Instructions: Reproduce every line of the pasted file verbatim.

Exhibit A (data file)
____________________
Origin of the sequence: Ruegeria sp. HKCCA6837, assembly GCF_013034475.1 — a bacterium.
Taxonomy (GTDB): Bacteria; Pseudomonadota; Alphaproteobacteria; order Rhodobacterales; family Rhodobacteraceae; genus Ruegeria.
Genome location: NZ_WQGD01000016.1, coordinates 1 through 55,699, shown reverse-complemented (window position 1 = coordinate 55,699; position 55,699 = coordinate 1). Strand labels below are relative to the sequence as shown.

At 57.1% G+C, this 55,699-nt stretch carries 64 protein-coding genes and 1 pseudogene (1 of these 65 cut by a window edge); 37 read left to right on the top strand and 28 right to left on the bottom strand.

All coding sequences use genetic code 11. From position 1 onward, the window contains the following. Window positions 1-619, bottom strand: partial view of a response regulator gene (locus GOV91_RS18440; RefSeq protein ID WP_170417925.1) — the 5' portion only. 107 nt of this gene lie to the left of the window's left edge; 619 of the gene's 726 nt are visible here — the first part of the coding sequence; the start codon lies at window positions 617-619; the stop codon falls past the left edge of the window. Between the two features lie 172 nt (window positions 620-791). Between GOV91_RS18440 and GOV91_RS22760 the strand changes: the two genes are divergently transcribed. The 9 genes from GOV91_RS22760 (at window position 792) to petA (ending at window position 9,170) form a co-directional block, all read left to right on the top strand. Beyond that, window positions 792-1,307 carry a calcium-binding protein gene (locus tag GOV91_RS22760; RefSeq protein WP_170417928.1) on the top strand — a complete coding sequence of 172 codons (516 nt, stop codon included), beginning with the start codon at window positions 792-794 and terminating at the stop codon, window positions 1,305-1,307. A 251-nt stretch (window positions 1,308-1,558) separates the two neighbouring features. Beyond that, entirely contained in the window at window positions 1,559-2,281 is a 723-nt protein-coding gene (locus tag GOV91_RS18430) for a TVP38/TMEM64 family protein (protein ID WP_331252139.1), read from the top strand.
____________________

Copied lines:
Origin of the sequence: Ruegeria sp. HKCCA6837, assembly GCF_013034475.1 — a bacterium.
Taxonomy (GTDB): Bacteria; Pseudomonadota; Alphaproteobacteria; order Rhodobacterales; family Rhodobacteraceae; genus Ruegeria.
Genome location: NZ_WQGD01000016.1, coordinates 1 through 55,699, shown reverse-complemented (window position 1 = coordinate 55,699; position 55,699 = coordinate 1). Strand labels below are relative to the sequence as shown.

At 57.1% G+C, this 55,699-nt stretch carries 64 protein-coding genes and 1 pseudogene (1 of these 65 cut by a window edge); 37 read left to right on the top strand and 28 right to left on the bottom strand.

All coding sequences use genetic code 11. From position 1 onward, the window contains the following. Window positions 1-619, bottom strand: partial view of a response regulator gene (locus GOV91_RS18440; RefSeq protein ID WP_170417925.1) — the 5' portion only. 107 nt of this gene lie to the left of the window's left edge; 619 of the gene's 726 nt are visible here — the first part of the coding sequence; the start codon lies at window positions 617-619; the stop codon falls past the left edge of the window. Between the two features lie 172 nt (window positions 620-791). Between GOV91_RS18440 and GOV91_RS22760 the strand changes: the two genes are divergently transcribed. The 9 genes from GOV91_RS22760 (at window position 792) to petA (ending at window position 9,170) form a co-directional block, all read left to right on the top strand. Beyond that, window positions 792-1,307 carry a calcium-binding protein gene (locus tag GOV91_RS22760; RefSeq protein WP_170417928.1) on the top strand — a complete coding sequence of 172 codons (516 nt, stop codon included), beginning with the start codon at window positions 792-794 and terminating at the stop codon, window positions 1,305-1,307. A 251-nt stretch (window positions 1,308-1,558) separates the two neighbouring features. Beyond that, entirely contained in the window at window positions 1,559-2,281 is a 723-nt protein-coding gene (locus tag GOV91_RS18430) for a TVP38/TMEM64 family protein (protein ID WP_331252139.1), read from the top strand.